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|Title:||Running weblogs With Slash (1E)|
|Author(s):||chromatic, Brian Aker & Dave Krieger|
If you about to set up a news or community notice board, commonly referred to as weblogs, then Slash is a prime candidate. I currently operate a few band websites, and have been thinking about using a Slash style weblog to pull together news and views from several sources all relating to one type of music. From what I knew of Slash, via slashdot, it seemed well placed to handle it all.
The good thing about Slash, is that it's components are all based upon the Open Source premise. As such the expense to a new site is primarily time spent getting the site up and running and registering all your new users. Before installing Slash as is, there are a few things you need to know, namely Perl, Apache, mod_perl, MySQL and Linux. With tweaking I'm sure you could get Slash working on Windows, but due to the high volume of traffic Slash sites can encourage, be prepared for high maintenance. Without a good knowledge of these you are going to struggle, so if you're new to any I suggested you find a few companion books too.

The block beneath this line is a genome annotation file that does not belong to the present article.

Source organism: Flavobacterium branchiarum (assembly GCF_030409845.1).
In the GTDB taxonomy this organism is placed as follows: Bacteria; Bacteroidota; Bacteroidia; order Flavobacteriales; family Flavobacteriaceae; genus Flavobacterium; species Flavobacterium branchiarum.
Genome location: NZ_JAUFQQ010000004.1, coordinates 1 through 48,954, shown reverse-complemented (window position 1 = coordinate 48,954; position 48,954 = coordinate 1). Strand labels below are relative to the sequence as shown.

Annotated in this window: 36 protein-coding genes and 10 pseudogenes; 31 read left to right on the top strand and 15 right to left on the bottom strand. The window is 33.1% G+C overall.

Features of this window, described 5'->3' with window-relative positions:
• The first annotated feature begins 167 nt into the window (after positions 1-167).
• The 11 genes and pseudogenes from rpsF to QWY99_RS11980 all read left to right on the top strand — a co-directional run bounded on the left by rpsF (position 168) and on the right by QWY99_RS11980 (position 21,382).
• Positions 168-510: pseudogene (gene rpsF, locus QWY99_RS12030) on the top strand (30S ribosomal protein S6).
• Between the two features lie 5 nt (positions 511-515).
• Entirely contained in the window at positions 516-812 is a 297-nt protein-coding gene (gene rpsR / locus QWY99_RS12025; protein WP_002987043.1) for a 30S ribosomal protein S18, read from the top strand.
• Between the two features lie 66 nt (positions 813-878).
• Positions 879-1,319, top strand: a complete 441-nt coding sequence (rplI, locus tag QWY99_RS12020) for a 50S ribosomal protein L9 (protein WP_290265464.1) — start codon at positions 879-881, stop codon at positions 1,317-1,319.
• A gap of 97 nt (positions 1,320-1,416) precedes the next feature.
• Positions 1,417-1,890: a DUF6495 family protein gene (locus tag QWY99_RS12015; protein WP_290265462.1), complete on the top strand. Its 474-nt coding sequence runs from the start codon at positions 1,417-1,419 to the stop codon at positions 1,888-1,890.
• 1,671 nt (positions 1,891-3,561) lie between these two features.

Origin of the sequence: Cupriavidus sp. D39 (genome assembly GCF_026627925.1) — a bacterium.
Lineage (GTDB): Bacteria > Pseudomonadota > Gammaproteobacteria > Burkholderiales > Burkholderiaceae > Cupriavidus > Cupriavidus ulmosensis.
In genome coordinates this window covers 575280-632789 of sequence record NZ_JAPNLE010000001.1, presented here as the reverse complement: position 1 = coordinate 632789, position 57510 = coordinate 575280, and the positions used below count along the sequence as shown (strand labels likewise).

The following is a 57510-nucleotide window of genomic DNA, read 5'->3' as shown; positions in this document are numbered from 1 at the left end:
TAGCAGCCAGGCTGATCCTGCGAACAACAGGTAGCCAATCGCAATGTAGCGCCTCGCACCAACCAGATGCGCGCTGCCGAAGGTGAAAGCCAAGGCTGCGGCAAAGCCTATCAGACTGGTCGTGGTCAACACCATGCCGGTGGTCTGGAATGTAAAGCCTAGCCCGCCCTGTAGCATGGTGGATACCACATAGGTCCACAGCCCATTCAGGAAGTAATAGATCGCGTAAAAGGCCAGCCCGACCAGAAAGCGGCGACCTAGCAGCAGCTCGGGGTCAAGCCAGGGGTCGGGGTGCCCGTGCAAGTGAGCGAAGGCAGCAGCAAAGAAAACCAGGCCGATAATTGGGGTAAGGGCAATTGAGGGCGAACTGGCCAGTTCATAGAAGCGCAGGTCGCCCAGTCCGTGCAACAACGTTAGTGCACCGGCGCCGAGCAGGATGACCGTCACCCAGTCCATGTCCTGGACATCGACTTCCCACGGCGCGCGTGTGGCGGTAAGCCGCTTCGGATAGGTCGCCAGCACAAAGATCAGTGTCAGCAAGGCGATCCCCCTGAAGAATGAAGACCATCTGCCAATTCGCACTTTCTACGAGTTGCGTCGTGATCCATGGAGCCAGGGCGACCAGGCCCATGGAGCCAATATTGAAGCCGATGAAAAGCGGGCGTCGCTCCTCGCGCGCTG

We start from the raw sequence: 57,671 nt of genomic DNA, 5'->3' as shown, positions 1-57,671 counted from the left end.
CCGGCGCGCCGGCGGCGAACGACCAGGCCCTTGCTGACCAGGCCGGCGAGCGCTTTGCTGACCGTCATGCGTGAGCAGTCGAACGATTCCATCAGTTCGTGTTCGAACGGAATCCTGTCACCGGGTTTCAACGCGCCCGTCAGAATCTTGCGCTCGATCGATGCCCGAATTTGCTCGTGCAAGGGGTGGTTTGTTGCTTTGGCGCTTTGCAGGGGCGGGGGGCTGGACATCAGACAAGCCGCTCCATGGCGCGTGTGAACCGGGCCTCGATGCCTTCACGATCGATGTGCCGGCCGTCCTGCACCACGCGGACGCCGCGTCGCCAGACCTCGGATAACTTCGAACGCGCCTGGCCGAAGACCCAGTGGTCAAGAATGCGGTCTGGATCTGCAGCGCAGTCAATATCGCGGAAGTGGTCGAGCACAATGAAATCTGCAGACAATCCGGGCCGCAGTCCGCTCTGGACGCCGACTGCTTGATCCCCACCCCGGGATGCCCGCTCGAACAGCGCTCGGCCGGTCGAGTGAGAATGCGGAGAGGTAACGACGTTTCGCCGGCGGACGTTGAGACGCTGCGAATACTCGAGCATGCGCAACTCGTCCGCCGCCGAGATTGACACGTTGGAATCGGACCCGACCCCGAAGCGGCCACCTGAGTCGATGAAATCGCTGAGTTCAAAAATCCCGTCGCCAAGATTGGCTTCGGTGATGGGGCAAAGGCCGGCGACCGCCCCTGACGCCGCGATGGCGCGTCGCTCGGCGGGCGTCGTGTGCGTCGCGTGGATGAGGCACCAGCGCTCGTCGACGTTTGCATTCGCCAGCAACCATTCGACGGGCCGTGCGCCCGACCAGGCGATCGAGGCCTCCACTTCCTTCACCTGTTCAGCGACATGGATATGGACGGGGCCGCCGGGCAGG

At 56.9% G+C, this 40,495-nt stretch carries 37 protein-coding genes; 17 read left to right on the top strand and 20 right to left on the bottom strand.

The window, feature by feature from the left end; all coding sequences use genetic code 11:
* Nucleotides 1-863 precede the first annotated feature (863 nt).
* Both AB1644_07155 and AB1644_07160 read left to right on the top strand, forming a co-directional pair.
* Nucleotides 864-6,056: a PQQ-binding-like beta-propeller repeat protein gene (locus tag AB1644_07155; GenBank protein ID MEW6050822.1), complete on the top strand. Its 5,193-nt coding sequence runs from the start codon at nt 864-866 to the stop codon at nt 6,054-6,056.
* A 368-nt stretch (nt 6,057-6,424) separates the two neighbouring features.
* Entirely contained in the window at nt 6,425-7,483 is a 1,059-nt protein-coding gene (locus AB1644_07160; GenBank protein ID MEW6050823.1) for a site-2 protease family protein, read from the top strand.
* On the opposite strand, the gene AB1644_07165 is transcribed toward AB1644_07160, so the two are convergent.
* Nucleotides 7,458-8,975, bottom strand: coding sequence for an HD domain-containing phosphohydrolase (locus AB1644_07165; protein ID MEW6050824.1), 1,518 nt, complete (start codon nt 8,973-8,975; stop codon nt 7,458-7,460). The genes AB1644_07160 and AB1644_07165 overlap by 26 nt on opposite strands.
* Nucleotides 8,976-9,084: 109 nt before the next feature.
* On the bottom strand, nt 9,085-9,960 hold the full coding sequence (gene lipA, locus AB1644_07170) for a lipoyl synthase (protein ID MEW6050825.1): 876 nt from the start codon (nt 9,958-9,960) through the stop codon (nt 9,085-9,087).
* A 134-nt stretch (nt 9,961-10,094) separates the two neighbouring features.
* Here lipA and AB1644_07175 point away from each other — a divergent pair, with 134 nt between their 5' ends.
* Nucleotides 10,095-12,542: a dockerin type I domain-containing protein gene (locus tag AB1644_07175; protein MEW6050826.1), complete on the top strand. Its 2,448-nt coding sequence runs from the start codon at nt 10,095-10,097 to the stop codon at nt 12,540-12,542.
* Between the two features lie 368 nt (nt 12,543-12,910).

The book begins with a brief history of how Slash came to be, before starting proper by covering the installation of Slash. I suspect the majority of readers, like myself, are likely to have experience of installing all the other components, and as such I found it a bit unnecessary to cover those details here. The installation of Slash itself is covered well however, and also explains how to run multiple Slash sites from the same installation.
The next 6 chapters make up a pretty concise user guide. For anyone who is not too familiar with slashdot or newsforge, particularly on the administration side, these pages guide you though how the system interacts with users, authors, stories and comments. As the majority of a Slash site is likely to be based on user comments, an important chapter here is using filters and moderation. Having not read the documentation that comes with Slash itself, I suspect that these chapters will be invaluable to the new user or to support staff in helping to understand how the site is used.
In places I did find these first chapters were sometimes a bit too verbose in their description of basic functions, while glossing over some very complex functions. An example of which is description of linking to 'Everything2' ... how do I turn it off or change it to something that pertains to the site I'm installing? On the whole though it does a pretty good job at covering the GUI side of things.